In a March interview, Yarus cited the book “Contagious: Why Things Catch On” (written by fellow Jewish business guru Jonah Berger) as a source of inspiration for his team’s product design and marketing strategy. In this book, Berger explains how six traits — social currency, triggers, emotion, public, practical value and stories — can ensure an idea or product’s virality. JSwipe took off in part because it tells a compelling, shareable, emotional story of oft-discussed public and practical value: It has the potential to bring Jews together in the most important relationship of their lives. But JSwipe also works because, as Berger says, the product itself matters, and JSwipe is a stellar product with great user experience.
I want to live in a world where our default state is love, where we celebrate difference, and where everyone shines so bright that our collective light is the primary cause of global warming. To create this world I will push myself to actualize all potential within and around me, inspire everyone I meet to pursue their truth, and devote my life to cultivating collective consciousness. So incredibly inspired watching @heyamberrae transform @theworldwewant from idea to global movement. Special thanks to @templemb for bringing #TheWorldWeWant to #TelAviv, where I saw people stop in their tracks to breathe in the energy, hope, and future this wall represents. ✨?✨ - What world do you want to live in? What will you do to create it?
JSwipe is far from the only community Yarus has helped build. He’s a member of Chevra Ahavas Yisroel, a dynamic Chabad congregation of thinkers and doers in Brooklyn’s Crown Heights, and has helped the organization through a number of communal challenges.
“Pull triggers. Have you ever heard him say that?” asked Yarus’s friend and fellow congregant of almost a decade, Refael Tessler. “You’ve got to just go for things sometimes. A vision is one thing, but then to bring it down into actuality is another, and sometimes you’ve got to just pull the trigger.”
From an early age, Yarus was an unabashed action taker. Without telling his parents, he applied to St. Albans, a private Christian preparatroy school in Washington DC. Attending the institution, he said, marked “the most interesting and intense two years of my life.” In Florida, where Yarus grew up, Jewish identity was measured by how Jewish one acted, to what degree one measured up to an arbitrary set of communal standards. At St. Albans, far from being surrounded by other Jews, Yarus was almost the sole representative of Judaism. “It shifted the way I thought about Jewish identity,” he said. Since then, his Jewish journey has been a whirlwind and his Jewish identity continues to evolve.
Throughout all of Yarus’s disparate work, a clear pattern emerges: What sets him apart is not the unique ideas he certainly possesses, nor is it his brilliance, though he certainly possesses that,too; it is his ability to plunge forward with the execution of an idea.
After a perspective-widening trip to Israel during his sophomore year of college, Yarus became an integral part of sustaining the Chabad community affiliated with Babson, his prestigious private business school in Wellesley, Massachusetts. As Babson Chabad’s Rabbi Moshe Bleich put it, he was “unstoppable, as a matter of fact. He was able to really make things happen in a very big way, not just for himself but because of his enthusiasm for all this, He helped create this group which is obviously still around and has grown a lot bigger since he’s been here.”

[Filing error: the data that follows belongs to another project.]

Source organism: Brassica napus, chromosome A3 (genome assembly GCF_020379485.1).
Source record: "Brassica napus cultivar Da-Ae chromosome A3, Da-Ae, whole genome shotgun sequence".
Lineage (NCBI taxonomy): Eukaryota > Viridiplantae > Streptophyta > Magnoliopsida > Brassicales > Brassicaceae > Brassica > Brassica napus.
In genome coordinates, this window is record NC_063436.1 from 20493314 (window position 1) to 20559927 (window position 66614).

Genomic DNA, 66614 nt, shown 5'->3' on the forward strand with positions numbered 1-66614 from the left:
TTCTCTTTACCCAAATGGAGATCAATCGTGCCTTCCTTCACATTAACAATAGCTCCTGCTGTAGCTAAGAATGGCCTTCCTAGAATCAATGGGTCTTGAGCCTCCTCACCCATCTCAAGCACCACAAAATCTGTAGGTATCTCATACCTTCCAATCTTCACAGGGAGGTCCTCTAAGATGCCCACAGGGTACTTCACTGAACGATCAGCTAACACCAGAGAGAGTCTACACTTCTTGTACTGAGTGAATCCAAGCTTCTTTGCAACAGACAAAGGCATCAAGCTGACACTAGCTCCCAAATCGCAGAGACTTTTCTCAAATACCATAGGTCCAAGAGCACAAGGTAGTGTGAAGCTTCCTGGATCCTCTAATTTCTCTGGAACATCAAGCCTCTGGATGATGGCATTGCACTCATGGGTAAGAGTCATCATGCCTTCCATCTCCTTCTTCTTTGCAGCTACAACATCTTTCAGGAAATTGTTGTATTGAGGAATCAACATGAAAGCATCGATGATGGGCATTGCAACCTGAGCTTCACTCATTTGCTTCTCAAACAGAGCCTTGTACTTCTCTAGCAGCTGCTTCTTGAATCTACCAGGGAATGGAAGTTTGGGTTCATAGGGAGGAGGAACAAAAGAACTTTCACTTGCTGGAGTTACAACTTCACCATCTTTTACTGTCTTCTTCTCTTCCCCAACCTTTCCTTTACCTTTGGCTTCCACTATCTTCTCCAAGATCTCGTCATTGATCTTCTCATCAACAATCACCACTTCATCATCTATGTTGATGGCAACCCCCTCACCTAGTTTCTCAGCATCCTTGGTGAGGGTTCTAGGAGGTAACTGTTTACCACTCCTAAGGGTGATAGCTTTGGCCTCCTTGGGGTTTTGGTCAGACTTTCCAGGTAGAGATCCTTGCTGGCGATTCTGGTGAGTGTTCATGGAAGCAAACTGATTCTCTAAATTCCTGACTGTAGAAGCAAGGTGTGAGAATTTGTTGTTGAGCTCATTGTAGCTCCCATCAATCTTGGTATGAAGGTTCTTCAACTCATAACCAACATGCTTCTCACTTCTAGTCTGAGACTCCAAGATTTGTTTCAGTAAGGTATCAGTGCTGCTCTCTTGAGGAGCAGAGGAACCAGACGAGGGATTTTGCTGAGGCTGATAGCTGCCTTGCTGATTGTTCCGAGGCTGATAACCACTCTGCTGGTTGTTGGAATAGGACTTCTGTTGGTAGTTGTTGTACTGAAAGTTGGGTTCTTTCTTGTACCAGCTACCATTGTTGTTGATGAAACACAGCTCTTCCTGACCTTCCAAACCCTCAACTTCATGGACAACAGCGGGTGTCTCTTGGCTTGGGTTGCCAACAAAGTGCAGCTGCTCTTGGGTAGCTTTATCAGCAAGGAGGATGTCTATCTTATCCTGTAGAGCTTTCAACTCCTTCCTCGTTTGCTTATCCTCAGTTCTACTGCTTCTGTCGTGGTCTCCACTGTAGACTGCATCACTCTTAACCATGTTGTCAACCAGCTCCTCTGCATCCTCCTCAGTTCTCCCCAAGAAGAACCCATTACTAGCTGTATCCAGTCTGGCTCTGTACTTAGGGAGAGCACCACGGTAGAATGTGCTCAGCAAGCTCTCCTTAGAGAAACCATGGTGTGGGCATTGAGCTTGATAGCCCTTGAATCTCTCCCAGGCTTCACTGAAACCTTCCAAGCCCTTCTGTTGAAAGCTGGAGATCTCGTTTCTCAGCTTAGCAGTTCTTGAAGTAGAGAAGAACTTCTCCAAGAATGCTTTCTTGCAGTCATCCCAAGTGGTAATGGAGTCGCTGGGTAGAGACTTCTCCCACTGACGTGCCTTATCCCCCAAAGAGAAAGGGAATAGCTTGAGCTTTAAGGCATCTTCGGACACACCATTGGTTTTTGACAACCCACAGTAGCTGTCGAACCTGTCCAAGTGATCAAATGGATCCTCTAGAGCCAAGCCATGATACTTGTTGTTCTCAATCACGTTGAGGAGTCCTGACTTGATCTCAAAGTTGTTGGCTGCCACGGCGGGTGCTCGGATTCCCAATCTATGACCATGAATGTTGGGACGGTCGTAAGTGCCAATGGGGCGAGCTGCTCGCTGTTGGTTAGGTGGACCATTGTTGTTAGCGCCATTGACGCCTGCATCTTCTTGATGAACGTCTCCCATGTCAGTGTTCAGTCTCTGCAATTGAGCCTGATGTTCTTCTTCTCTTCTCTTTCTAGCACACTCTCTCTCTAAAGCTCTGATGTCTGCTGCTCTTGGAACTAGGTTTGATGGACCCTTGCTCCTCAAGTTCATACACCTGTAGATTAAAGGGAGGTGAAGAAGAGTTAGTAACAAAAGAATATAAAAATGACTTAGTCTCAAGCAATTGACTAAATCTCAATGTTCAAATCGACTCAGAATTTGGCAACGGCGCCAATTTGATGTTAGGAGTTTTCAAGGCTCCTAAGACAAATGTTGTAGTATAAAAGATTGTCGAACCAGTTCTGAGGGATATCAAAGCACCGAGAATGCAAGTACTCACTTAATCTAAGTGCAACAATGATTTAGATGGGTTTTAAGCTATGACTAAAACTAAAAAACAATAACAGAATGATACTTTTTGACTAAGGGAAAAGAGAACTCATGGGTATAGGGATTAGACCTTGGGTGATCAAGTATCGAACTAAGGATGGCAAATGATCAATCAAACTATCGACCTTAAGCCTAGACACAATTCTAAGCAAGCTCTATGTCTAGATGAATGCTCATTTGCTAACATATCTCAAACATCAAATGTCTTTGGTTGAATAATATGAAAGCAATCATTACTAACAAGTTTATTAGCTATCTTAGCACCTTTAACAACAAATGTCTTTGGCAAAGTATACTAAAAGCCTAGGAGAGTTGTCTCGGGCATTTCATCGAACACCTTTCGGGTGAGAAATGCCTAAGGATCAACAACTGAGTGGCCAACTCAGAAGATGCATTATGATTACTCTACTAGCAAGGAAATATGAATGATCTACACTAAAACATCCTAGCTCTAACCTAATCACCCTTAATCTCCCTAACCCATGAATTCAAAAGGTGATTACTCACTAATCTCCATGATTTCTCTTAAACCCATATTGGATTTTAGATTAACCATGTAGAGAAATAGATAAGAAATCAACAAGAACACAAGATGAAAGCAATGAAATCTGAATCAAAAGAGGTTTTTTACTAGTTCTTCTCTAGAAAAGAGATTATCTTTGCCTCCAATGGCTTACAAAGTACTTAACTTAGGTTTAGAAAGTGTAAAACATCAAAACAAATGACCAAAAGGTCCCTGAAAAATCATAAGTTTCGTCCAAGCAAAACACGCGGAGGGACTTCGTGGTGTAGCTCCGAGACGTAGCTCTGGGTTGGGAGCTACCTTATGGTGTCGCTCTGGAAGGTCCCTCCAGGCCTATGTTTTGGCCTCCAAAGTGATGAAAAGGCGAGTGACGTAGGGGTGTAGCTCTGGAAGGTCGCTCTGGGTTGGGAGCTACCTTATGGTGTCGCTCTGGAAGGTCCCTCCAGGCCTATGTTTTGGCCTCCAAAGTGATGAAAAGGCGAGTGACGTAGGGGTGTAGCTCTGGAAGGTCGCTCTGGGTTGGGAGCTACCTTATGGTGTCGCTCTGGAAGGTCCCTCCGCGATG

In addition to fighting the college for Babson Chabad’s recognition as an official university organization (and for the funding that comes with it), Yarus also took part in organizing humbler events, like challah braiding and menorah making. “He was a real leader, even when he was 18, 19,” Bleich said. “He was somewhat of an all-star on campus, actually. He was the president of the Student Government Association, so he was the student president on campus… he was very, very popular on campus. For us it was huge, having someone like David Yarus who is a go-getter, a get it done, no-nonsense type of person: He was able to really move mountains and make things happen.”
Aside from his involvement in the day-to-day operations of JSwipe, Yarus is also active in the millennial-oriented community “think tank” and “collective of #future-thinking lifehackers” he founded, mllnnl, through which he consults for a slew of major Jewish organizations: Hillel, Birthright, and the Charles and Lynn Schusterman Family Foundation, just to name a few. He’s into biking and into the Sabbath at Burning Man. If you glance at his Instagram, you’ll see he rocks a baseball cap just as often as he does a wide-brimmed felt hat. What’s next for Yarus?
“Part of my purpose in life is to stand on the top of the highest mountains I can stand on and scream, thoughtfully, to the leaders and connect the dots,” he said. He also wants to bring “digital everything” to the larger Jewish world. But at the end of the day, whatever Yarus has next up his sleeve, it will be a game-changer for the Jewish community. It will be something others wish they’d thought of first (and maybe they had, but failed to execute it). But mostly, it will be contagious.
Laura E. Adkins is the Forward’s Deputy Opinion Editor and runs Scribe, the Forward’s Contributor Network. She holds a B.A. in Economics from NYU and grew up in Southwest Missouri. She writes about data, orthodoxy, kosher wine and builds interactive maps — though usually not all at the same time. Contact Laura at firstname.lastname@example.org, like her page on Facebook, or follow her on Twitter.